Project Cinema City excavates quirky connections between the Hindi film industry and the city of Bombay
Recently, at a Rajesh Khanna retrospective at Delhi’s Siri Fort Auditorium, I sat next to a woman and her young—perhaps seven-year-old—daughter. The child watched a film about 36 years older than her—it was Aradhana—with a raptness that was rather lovely, only interrupting occasionally to confirm with her mother her sense of what had just taken place on screen: “Ab usko pata chal gaya ki woh uski maa hai? (Now he’s found out that she’s his mother?)” When the lights came on, she realised the three-hour-film had ended—and there hadn’t been an interval. “Par humne mall mein toh khaaya hi nahi! (But we didn’t even eat anything in the mall),” she exclaimed. “Beta, yeh mall nahin hai (My dear, this is not a mall),” laughed her mother, catching my eye. “Baahar jaake khayenge, chalo (We’ll eat outside, let’s go).”
Wandering through the multifarious attractions of Project Cinema City—a show curated by Madhusree Dutta that emerges out of four years of interdisciplinary research on the production and reception of cinema in urban space by the arts initiative Majlis and KRVIA (the Kamla Raheja Vidyanidhi Institute of Architecture)—my thoughts returned to that little girl, for whom the experience of cinema in the city is so completely mediated by the idea of the mall. As one fragment in a massive file kept on the show’s Table of Miscellany reads: ‘Why Go Out? (When there’s a multiplex inside)’.
The multiplex is just one of the sites of cinema in this file, which is a collection of maps and photographs and snatches of conversation about the Mumbai film industry threaded together by Hansa Thapliyal’s wryly matter-of-fact commentary. (Sample: in the section Photo Studios, documenting people posing with filmstars as backdrops: ‘Perhaps following the known codes of payment in the film industry, it costs more to be photographed with the men.’) The file provides a superb introduction to the exhibition, sharing with it an encyclopaedic sensibility that is alternately serious and playful. Browsing through it, you might encounter spot boy Bhaiyalal N Patel telling you what you need to do to create an artificial Juhu beach for a film set, or find yourself looking at studio versions of the locales that you’ve seen in so many Hindi films: ‘the den’, ‘the village’, ‘police station and lock-up’, ‘Krishna Cottage’. You might also find, in the Bar Dancers section, this poignant timeline of a woman’s life:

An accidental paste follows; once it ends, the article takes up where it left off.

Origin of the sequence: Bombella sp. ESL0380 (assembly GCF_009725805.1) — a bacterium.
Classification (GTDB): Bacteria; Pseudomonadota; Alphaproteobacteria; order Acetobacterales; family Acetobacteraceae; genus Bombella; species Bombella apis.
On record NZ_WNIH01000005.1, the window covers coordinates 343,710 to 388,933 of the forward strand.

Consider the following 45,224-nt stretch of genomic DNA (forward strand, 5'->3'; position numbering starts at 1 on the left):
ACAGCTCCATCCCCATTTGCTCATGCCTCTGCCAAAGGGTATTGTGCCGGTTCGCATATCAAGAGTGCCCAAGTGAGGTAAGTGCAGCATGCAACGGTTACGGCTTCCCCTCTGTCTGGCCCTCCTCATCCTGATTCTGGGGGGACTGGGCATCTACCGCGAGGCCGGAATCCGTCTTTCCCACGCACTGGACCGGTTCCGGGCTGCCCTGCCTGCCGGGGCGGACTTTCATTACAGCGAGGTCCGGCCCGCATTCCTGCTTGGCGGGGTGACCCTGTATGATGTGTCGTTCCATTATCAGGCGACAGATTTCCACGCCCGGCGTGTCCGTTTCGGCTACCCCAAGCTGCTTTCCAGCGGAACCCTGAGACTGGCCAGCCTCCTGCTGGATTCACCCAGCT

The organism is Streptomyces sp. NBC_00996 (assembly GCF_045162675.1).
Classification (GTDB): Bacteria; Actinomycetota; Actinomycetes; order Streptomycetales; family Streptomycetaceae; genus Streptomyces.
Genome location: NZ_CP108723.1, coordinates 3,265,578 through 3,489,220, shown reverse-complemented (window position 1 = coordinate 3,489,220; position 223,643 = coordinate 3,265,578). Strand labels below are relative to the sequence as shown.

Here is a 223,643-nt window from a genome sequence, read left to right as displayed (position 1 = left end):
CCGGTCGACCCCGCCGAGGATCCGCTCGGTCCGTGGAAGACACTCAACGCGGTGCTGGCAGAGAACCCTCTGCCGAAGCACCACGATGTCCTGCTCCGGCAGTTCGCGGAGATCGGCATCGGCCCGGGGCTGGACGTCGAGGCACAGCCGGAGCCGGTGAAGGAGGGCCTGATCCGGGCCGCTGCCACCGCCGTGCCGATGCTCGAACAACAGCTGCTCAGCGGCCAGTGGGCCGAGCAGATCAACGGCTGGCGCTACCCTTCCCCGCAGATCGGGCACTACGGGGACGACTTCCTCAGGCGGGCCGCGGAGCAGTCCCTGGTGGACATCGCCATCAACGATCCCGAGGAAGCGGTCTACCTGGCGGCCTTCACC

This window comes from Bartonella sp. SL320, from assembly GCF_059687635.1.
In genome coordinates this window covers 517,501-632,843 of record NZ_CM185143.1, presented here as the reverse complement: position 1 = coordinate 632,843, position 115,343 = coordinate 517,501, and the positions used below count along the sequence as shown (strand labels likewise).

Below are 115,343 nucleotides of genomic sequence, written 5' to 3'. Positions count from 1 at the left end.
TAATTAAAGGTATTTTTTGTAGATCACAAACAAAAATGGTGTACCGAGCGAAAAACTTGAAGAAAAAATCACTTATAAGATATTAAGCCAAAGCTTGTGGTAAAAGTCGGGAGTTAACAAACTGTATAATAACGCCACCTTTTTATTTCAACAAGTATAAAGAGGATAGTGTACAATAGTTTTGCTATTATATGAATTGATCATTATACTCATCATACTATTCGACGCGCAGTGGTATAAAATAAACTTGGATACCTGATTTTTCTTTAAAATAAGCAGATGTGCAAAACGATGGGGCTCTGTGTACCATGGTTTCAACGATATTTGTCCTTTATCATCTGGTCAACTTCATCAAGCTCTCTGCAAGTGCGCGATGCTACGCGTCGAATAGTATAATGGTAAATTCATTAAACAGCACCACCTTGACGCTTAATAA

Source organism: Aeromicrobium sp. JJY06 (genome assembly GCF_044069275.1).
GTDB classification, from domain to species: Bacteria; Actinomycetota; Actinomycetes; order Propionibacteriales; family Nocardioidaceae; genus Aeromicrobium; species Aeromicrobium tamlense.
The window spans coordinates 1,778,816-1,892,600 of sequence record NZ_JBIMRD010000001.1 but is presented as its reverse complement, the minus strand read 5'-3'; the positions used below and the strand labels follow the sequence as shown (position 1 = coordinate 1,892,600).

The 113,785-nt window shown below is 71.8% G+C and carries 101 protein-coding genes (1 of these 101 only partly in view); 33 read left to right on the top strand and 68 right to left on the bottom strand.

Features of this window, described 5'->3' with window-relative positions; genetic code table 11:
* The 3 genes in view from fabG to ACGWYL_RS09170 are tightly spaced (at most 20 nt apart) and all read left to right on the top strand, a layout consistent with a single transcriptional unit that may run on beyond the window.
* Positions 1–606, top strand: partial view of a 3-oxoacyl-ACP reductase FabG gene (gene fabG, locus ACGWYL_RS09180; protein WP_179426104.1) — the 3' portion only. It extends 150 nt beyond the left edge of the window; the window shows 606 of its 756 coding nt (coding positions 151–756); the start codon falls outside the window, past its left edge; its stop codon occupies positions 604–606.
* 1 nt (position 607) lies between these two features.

2002 Permanent dancer in beer bar / 2005 Jobless due to ban on beer bars / 2006 Casual and freelance sex worker
Organised by the National Gallery of Modern Art and Ministry of Culture to commemorate 100 years of Indian cinema, Project Cinema City brings together more than 20 artists, designers, technicians and architects in a collaborative show that excavates the connections between the Hindi film industry and the city of Bombay/Bambai/Mumbai, which is both the real-life site of its birth and the imaginary locale where so many of its narratives unfold.
The traits of urban modernity—anonymity, artifice, technology, speed—are echoed in our experience of cinema. Project Cinema City contains several art works that draw on these connections, inviting us to enter a space of fantasy that’s as much about the excitement and frisson of the city as it is about the pleasures of the cinematic. The first of these is a collaborative audio-visual piece that involves a series of women talking of the experience of watching films. One woman talks of how she missed out on a family expedition to the first air-conditioned theatre (Liberty) to show a Hindi film, yet another reminisces about the women of the family doing ‘full-make-up’ in the cinema bathroom so that they were actually late for the movie.